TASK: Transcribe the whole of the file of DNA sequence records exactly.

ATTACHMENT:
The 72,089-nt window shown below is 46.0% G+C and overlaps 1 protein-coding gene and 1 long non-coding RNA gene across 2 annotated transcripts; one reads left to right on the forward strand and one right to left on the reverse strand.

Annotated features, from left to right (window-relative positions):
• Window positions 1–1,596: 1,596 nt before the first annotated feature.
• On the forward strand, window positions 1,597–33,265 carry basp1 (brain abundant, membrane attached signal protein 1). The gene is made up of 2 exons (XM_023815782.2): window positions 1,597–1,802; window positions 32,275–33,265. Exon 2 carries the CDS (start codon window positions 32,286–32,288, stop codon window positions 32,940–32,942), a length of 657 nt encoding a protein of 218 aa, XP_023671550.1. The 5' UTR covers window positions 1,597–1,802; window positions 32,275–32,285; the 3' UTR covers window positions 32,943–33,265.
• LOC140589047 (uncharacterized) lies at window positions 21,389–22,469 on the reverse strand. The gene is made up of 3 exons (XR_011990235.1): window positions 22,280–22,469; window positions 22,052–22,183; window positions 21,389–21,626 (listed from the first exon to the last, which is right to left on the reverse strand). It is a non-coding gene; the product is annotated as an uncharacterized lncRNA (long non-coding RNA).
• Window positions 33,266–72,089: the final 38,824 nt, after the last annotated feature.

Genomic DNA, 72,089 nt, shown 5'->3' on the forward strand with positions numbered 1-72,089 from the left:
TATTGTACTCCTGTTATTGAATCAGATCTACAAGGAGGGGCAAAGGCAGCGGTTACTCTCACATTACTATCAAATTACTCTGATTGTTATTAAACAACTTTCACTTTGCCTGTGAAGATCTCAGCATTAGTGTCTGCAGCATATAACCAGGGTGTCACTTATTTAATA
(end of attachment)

The 72,089-nt window shown below is 46.0% G+C and overlaps 1 protein-coding gene and 1 long non-coding RNA gene across 2 annotated transcripts; one reads left to right on the forward strand and one right to left on the reverse strand.

Annotated features, from left to right (window-relative positions):
• Window positions 1–1,596: 1,596 nt before the first annotated feature.
• On the forward strand, window positions 1,597–33,265 carry basp1 (brain abundant, membrane attached signal protein 1). The gene is made up of 2 exons (XM_023815782.2): window positions 1,597–1,802; window positions 32,275–33,265. Exon 2 carries the CDS (start codon window positions 32,286–32,288, stop codon window positions 32,940–32,942), a length of 657 nt encoding a protein of 218 aa, XP_023671550.1. The 5' UTR covers window positions 1,597–1,802; window positions 32,275–32,285; the 3' UTR covers window positions 32,943–33,265.
• LOC140589047 (uncharacterized) lies at window positions 21,389–22,469 on the reverse strand. The gene is made up of 3 exons (XR_011990235.1): window positions 22,280–22,469; window positions 22,052–22,183; window positions 21,389–21,626 (listed from the first exon to the last, which is right to left on the reverse strand). It is a non-coding gene; the product is annotated as an uncharacterized lncRNA (long non-coding RNA).
• Window positions 33,266–72,089: the final 38,824 nt, after the last annotated feature.

Genomic DNA, 72,089 nt, shown 5'->3' on the forward strand with positions numbered 1-72,089 from the left:
TATTGTACTCCTGTTATTGAATCAGATCTACAAGGAGGGGCAAAGGCAGCGGTTACTCTCACATTACTATCAAATTACTCTGATTGTTATTAAACAACTTTCACTTTGCCTGTGAAGATCTCAGCATTAGTGTCTGCAGCATATAACCAGGGTGTCACTTATTTAATA